I hope I didn't just scare you off. These problems can be overcome if you know what to do. Just think of corals as mostly plant-like, and imagine that you are working in a greenhouse making cuttings of plants. Not every one of them will take root and grow, but if you know what to do and how to care for them the first two weeks after taking the cuttings then you will have a high success ratio.
Nurserymen don't expect 100% success with plant cuttings but they expect 90% and higher with most species. As a coral gardener, you can expect this too, if you use good techniques. Since fishing line can slice through the coral, you should consider placing the cutting in a depression in the rock you choose to attach it to. This keeps the fishing line from cutting right down through the coral to the rock when pulled and tied tight. It also keeps the coral stump from sliding around. If the rock doesn't have a depression, I drill a slight hole with a masonry drill bit just wider than the coral's stump.
If the colt coral branch is small, I only sew one strand through it to hold it in place in the depression in the rock while it attaches over the next week or two. If the branch is thicker and longer, maybe 5-6 inches long, then I sew a second strand through it, making a cris-cross. This adds stability while still allowing the coral to expand and contract.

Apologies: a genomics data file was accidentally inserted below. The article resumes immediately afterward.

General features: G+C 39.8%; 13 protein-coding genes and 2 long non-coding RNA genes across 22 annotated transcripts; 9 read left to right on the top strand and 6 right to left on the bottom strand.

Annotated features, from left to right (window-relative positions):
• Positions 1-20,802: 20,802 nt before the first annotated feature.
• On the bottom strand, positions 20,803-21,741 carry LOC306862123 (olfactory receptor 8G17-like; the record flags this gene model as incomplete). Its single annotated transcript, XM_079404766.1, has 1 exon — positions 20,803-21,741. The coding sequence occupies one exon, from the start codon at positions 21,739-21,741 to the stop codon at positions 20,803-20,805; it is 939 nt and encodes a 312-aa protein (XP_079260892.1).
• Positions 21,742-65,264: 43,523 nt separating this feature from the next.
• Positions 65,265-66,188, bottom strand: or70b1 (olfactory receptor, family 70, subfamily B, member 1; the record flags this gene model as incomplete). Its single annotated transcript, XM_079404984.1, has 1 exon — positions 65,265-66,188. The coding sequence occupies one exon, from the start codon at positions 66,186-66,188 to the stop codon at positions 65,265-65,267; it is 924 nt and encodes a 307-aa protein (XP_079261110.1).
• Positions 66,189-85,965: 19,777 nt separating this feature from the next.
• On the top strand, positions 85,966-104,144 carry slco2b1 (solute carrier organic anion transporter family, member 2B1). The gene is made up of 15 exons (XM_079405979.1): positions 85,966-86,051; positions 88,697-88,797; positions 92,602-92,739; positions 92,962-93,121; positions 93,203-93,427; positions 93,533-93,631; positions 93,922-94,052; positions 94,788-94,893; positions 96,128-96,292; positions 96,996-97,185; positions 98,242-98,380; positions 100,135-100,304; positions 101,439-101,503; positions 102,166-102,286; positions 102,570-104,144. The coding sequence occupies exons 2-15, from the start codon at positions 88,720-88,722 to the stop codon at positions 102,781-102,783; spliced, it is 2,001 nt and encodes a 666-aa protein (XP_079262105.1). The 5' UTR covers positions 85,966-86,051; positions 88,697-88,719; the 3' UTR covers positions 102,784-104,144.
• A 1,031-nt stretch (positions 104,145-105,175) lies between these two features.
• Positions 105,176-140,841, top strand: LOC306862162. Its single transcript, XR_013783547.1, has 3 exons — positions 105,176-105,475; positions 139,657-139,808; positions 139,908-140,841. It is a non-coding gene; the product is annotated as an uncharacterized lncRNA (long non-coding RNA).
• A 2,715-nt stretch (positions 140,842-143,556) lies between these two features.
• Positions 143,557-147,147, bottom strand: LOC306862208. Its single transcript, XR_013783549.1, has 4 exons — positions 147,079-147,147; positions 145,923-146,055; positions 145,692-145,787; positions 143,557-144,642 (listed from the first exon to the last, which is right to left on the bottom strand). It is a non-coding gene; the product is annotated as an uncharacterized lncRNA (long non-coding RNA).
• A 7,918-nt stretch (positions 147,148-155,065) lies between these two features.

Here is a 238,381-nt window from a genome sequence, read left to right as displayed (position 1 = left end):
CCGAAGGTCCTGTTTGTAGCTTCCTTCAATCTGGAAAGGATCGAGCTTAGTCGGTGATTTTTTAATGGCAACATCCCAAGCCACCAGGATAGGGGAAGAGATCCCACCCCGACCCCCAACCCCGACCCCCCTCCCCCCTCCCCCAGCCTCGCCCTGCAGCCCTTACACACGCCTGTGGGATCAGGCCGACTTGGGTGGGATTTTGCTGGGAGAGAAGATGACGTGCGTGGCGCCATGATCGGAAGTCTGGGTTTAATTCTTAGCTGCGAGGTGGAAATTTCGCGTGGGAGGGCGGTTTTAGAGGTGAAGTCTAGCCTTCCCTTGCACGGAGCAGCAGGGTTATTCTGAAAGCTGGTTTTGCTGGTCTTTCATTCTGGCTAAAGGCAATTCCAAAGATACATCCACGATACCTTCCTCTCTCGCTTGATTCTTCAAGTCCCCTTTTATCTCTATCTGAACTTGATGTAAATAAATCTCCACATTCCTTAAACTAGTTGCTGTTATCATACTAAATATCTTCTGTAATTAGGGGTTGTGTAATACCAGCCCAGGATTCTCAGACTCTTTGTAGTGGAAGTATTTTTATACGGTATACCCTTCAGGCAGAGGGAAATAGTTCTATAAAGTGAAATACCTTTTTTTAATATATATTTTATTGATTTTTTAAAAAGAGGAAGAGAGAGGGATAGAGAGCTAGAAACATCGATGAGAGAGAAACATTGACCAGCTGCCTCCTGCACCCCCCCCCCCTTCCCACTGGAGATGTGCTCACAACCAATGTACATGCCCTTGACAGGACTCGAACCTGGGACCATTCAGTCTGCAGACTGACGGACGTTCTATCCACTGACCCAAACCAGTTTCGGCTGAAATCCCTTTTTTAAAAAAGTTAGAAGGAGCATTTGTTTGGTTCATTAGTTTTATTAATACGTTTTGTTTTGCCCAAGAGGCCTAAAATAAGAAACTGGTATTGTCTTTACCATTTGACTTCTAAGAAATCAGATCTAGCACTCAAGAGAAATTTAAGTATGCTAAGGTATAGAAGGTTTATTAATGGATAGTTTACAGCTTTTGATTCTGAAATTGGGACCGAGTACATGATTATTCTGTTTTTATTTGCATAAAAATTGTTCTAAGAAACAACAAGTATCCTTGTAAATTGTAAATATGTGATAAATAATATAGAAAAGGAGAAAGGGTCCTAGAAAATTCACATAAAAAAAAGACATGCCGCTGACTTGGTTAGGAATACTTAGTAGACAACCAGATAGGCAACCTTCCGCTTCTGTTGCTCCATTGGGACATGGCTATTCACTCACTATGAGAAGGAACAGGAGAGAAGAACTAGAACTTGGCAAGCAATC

The first few days is when the new cutting might secrete a white pasty
slime around the freshly cut base which is a feast for protozoans. Once
protozoans get started eating this, they multiply and keep on eating live
coral flesh too. The whole coral can turn to goo - a slime-out. Use a
turkey baster to blow the white slime away, especially from cladiella and
alcyonia, each morning and night. Once this is gone, you're probably "out
of the woods."
However, If the polyps stay retracted and turn very dark, start decaying, sloughing off or turning to goo after a day or two, this also means that you don't have enough aquarium water movement to keep the slime cleaned off.
Leathery sinularia or finger leather corals don't seem to have much of a problem here, but water flow is still important to prevent a possible slime-out. The trick with cladiella and alcyonia is to have enough aquarium water movement to wash away the material which sloughs off but not so much as to slowly blow these extra soft corals off of the fishing line.
LeRoy Headlee prefers silk thread instead of fishing line because it
disintegrates after about three weeks. He's had fishing line come off of
rocks and get sucked into power heads, ruining them.
Rubber bands have also worked for me. I cut off a branch of the colt coral just under a fork in the branches, then band the forked branch into a depression. These corals expand and contract a lot and some softer ones can work their way out of the rubber band or can expand so much that the rubber band cuts through them. I still prefer fishing line. It works well if you use it right.